According to a recent scientific article published by Dr. Sergei Grando (IPPF Medical Advisory Board Vice Chairperson) and some of his colleagues from the University of California, Irvine, “The ultimate goal of pemphigus research is to develop an effective treatment modality that would allow patients to achieve and maintain clinical remission without the need for systemic corticosteroids.” This represents the next great horizon in treating the disease since the use of corticosteroids was implemented in the 1950s. Prior to that, patients were not expected to live more than five years after the onset of their disease. So we’ve come a long way but goals like that of the Grando research group are lofty indeed.
To begin to develop new treatment strategies for any disease, it is important to better understand the underlying biology that causes the disease and that is associated with disease physiology. Targeting pathways with drugs is the ultimate goal and it is all the better if the drugs used are specific to these pathways as this will limit potential side-effects associated with their use. This would seem to exclude the use of steroids such as those that are a standard of treatment currently. In their current work, the groups of Dr. Grando and Dr. Ping Wang (Journal of Biological Chemistry, http://www.jbc.org/cgi/doi/10.1074/jbc.M113.472100) examine the effects of antibodies (IgGs) known to be present in PV patients and find that they deleteriously affect specific functions of the mitochondria of skin cells (keratinocytes). The mitochondria are the compartments within cells where all of the energy, in the form of ATP, is generated.
Protecting mitochondria, the authors believe, should help to alleviate the cell death that is associated with PV.
IgGs produced in PV cause keratinocytes to die due to their being “split” apart or detached from each other within the epithelial layers of the skin (fact check). However, the mechanisms by which IgGs cause this splitting and in fact, whether there are more than one type of IgG generated in PV has not been determined. Previous work from Dr. Grando’s group has contributed to a theory where various antibodies that bind to keratinocytes, including the well-described anti-desmoglein antibodies, work together to cause the cellular effects that lead to PV.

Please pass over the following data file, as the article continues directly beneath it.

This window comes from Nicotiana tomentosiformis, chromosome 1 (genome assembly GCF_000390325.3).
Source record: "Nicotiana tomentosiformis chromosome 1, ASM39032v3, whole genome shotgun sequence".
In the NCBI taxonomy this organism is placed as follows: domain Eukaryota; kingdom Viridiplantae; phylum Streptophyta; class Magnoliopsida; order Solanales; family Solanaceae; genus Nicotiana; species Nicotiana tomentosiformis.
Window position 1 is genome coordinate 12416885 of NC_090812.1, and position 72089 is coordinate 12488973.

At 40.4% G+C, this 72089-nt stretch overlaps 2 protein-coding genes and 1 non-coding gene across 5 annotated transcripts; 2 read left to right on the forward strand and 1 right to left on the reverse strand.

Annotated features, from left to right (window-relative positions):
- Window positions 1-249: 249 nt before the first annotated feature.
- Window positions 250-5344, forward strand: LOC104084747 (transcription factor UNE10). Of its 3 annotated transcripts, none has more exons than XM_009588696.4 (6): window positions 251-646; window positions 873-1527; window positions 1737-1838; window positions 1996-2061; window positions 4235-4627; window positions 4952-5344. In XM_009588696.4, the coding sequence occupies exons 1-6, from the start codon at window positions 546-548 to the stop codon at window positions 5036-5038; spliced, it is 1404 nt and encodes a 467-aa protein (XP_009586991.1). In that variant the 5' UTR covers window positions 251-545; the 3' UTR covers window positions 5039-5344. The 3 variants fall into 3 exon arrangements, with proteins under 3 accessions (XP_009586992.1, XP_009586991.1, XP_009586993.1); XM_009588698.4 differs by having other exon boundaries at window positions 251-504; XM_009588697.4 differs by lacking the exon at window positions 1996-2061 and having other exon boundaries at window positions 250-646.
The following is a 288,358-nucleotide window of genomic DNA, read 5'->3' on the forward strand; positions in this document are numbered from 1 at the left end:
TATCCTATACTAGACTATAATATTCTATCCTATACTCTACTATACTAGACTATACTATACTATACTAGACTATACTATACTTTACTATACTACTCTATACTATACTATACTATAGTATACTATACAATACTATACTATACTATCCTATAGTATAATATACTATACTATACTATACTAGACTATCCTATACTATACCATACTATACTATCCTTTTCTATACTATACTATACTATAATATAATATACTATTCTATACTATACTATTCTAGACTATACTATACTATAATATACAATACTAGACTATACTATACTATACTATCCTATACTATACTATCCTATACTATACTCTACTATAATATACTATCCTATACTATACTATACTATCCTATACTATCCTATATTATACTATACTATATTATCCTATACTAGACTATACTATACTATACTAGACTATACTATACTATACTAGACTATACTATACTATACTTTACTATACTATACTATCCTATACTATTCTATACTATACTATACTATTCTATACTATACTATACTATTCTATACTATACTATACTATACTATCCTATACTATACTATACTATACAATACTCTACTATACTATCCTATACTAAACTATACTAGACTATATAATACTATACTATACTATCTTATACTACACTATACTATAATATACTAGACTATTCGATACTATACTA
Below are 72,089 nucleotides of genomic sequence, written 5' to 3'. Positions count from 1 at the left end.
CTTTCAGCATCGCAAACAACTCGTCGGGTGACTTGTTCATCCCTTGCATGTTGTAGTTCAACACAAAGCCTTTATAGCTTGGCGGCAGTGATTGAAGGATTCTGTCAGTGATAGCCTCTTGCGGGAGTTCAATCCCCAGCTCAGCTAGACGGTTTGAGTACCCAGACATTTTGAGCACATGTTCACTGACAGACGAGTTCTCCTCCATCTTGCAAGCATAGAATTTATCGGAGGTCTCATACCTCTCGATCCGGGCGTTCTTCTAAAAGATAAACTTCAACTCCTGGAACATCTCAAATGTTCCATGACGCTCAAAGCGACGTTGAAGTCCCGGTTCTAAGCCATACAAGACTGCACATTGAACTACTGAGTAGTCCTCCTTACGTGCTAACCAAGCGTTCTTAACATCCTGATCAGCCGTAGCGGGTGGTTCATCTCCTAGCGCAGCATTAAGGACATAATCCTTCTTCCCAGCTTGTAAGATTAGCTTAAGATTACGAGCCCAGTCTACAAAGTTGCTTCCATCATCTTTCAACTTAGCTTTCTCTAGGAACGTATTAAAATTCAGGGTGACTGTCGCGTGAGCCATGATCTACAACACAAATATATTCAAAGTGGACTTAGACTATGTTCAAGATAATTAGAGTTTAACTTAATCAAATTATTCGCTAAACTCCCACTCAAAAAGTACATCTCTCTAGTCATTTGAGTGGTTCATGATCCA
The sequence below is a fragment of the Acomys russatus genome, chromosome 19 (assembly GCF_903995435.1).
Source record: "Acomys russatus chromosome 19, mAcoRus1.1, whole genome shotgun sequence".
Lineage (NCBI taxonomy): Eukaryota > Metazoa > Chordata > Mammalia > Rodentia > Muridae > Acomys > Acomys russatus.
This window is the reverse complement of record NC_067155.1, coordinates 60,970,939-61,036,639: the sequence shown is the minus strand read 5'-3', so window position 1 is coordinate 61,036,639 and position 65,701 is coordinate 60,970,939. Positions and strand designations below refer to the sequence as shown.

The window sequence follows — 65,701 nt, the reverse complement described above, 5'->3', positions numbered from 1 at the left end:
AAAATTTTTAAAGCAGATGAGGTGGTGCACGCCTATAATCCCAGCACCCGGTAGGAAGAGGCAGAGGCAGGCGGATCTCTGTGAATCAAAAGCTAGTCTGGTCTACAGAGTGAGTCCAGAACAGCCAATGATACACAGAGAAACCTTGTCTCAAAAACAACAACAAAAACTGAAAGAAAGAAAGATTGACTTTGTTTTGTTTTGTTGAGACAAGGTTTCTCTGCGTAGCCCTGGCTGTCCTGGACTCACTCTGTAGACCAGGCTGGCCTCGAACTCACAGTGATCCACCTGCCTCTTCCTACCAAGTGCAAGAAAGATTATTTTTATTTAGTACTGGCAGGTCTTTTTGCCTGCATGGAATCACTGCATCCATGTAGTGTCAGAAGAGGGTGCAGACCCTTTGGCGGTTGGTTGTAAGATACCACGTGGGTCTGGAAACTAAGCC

As well, previous work has implicated the mitochondria in PV. Indeed, the mitochondria that have been tested from lesions of PV patients are defective in many of their key functions. These include maintaining a balance of antioxidants and limiting the production of reactive oxygen species (ROS) that lead to untold cellular damage.
The current paper solidifies the model that multiple targets of keratinocytes (both on the surface – the desmogleins, and inside – the mitochondria) are at play in PV. As well, it suggests that multiple antibody types are involved in the end result – cell death. The antibodies that the authors focused on are called mitochondrial antibodies (MtAbs) because of their ability to enter keratinocytes and bind to mitochondrial proteins. MtAbs make up what may be the most important class of IgGs in PV patients. Removing MtAbs from the serum of PV patients makes the serum incapable of causing keratinocyte detachment. Serum is what remains of the blood after you remove all of the cells – including proteins, antibodies and small molecules from metabolism. The authors have now found that the IgGs from the serum of PV patients can cause the mitochondrial dysfunction seen in previous work.
These IgG mixtures, which contain the MtAbs, cause numerous changes in the vital functions of mitochondria. For instance, they saw an increase in the production of ROS from keratinocytes, a decline in ATP production, and changes in the mitochondrial membrane potential, a hallmark of the tidy cell death pathway called apoptosis. This is the first time scientists have shown such dramatic changes in mitochondrial functions with patient IgGs. Even more striking is that compounds that protect mitochondria could help the keratinocytes resist the adverse effects of the IgGs. These compounds, minocycline, nicotinamide (a well-known over-the-counter antioxidant supplement), and cyclosporine A have previously been used, often in combination, with beneficial effects on PV patients, but an understanding of why they are effective hasn’t been clear until now.
Since these three mitochondria-protecting drugs are already in use in some PV patients, the authors argue that optimizing their use, by determining at what levels they need to be dosed in individual patients, for starters, should make them an ideal non-steroid treatment for PV.